Emerging Insights On Percutaneous Repair Of The Achilles Tendon Rupture

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Author(s): 
Stephen M. Schroeder, DPM, FACFAS

The Achilles tendon is the largest and strongest tendon in the human body. Increased interest in physical fitness and athletic activity by young, middle-aged, and older patients has led to a higher incidence of rupture.1 Surgical correction is often the treatment of choice because it offers less immobilization time, early weightbearing, better rehab potential, lower risk for re-rupture and faster recovery with return to activity.2

   Achilles tendon ruptures can take place at any point during a patient’s lifetime but most commonly happen between the ages of 30 and 50.3 It is five times more likely in men and occurs 75 percent of the time 2 to 6 cm proximal to the insertion into the calcaneus.4 They are usually the result of an indirect injury but clinicians have described other mechanisms.

   Although rare, direct trauma such as lacerations, crushing injuries or direct blows to the posterior leg can cause disruption of the tendon. Researchers have described intrinsic degeneration from chronic tendonitis or tendinosis in up to 10 percent of cases.5,6 Research has also implicated the use of fluoroquinolone antibiotics and corticosteroids in placing patients at a higher risk for rupture.4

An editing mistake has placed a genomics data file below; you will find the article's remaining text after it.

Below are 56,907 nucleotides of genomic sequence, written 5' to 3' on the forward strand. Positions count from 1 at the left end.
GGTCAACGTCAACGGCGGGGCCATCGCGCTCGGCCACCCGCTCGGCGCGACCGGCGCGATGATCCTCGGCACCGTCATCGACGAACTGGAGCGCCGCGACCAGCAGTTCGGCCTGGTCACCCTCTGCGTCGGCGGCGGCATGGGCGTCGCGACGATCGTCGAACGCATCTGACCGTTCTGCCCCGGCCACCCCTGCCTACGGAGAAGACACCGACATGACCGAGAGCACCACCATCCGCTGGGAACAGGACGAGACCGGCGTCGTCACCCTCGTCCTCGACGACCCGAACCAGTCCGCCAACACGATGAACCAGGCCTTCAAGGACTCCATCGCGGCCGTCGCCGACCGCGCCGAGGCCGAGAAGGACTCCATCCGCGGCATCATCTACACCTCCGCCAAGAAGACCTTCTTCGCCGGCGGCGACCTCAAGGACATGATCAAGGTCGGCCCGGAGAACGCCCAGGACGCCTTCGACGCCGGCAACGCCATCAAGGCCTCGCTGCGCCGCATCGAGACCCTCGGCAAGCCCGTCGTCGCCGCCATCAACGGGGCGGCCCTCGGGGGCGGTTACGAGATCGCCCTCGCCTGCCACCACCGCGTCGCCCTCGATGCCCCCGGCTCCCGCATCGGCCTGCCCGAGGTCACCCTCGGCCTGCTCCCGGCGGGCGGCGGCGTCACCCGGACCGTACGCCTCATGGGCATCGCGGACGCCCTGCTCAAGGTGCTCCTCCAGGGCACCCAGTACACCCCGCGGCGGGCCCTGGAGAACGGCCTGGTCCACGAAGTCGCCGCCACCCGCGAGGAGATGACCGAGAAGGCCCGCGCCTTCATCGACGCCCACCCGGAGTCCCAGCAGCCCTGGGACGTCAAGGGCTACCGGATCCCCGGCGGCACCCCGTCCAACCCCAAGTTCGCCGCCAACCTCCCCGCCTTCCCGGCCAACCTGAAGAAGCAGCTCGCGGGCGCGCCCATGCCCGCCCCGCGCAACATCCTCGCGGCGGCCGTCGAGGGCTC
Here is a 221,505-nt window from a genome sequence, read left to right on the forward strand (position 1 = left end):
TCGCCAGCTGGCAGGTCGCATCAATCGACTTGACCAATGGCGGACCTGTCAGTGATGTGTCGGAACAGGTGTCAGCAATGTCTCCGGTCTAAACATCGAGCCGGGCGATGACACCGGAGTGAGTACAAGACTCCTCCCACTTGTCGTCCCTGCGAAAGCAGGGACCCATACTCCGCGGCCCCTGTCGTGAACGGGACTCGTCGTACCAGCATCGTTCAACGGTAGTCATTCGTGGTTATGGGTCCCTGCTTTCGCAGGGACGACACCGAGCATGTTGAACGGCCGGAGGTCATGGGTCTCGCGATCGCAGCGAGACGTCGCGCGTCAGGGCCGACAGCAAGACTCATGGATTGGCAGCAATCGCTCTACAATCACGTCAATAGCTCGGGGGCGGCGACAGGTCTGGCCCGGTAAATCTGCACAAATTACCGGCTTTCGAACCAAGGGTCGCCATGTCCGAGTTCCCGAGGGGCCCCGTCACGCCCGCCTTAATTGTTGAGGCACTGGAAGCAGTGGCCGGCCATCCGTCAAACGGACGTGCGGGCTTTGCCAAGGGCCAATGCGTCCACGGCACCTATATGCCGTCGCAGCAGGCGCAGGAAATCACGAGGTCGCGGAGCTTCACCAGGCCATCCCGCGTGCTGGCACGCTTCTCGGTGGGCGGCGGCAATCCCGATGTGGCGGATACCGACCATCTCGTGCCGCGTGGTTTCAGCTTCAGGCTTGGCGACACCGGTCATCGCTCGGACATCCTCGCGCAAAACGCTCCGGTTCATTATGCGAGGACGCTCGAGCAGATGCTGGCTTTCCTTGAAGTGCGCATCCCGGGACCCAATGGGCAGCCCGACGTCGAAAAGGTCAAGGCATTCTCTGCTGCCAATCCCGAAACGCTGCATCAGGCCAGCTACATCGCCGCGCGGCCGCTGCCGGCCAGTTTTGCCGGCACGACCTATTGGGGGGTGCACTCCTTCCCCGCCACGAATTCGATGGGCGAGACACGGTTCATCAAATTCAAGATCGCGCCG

Indirect mechanisms are by far the most common reasons for Achilles tendon ruptures and usually involve a rapid loading moment on an already tensed tendon. A frequent mechanism in the non-athlete is an abrupt and unexpected dorsiflexion force to the ankle combined with a strong contraction of the muscle unit. Examples of this would be stepping off a curb wrong, unexpectedly stepping into a hole or misjudging the dismount off a ladder. A common mechanism in the athlete is pushing off a planted foot while the knee is extended. This often occurs with tennis or racquetball players who lunge for a ball. Another common mechanism is a violent dorsiflexion moment on a plantarflexed ankle. One can see this with jumping from a height or in a gymnast doing a tumbling run.7

Pertinent Anatomical Insights

The Achilles tendon is a conjoined tendon formed from the gastrocnemius and soleus muscles (triceps surae). The tendon rotates 30 to 150 degrees before it inserts onto the posterior aspect of the calcaneus. There is a thin paratenon surrounding the tendon that is susceptible to damage during a rupture.8

   The blood is supplied mostly from the posterior tibial artery feeding the gastrocnemius and soleus muscles. The tendon feeds directly from the myotendinous junction, mesosternal vessels, paratenon, and the bone-tendon junction at the insertion into the calcaneus. The “watershed” area is located 2 to 6 cm proximal to the insertion and this is where most ruptures occur. Researchers have shown that the “watershed” area has a diminished blood supply relative to the rest of the tendon that worsens with age.9

   The sural nerve courses along the lateral aspect of the Achilles tendon and is anterolateral to the short saphenous vein. It is susceptible to damage during the initial injury and with the surgical repair process.

   The plantaris arises close to the lateral head of the gastrocnemius muscle. It forms a long, slender tendon that runs along the medial aspect of the Achilles. It is absent 7 percent of the time and is frequently damaged during an Achilles rupture.8 When the plantaris is present, one can use it to help augment the repair.

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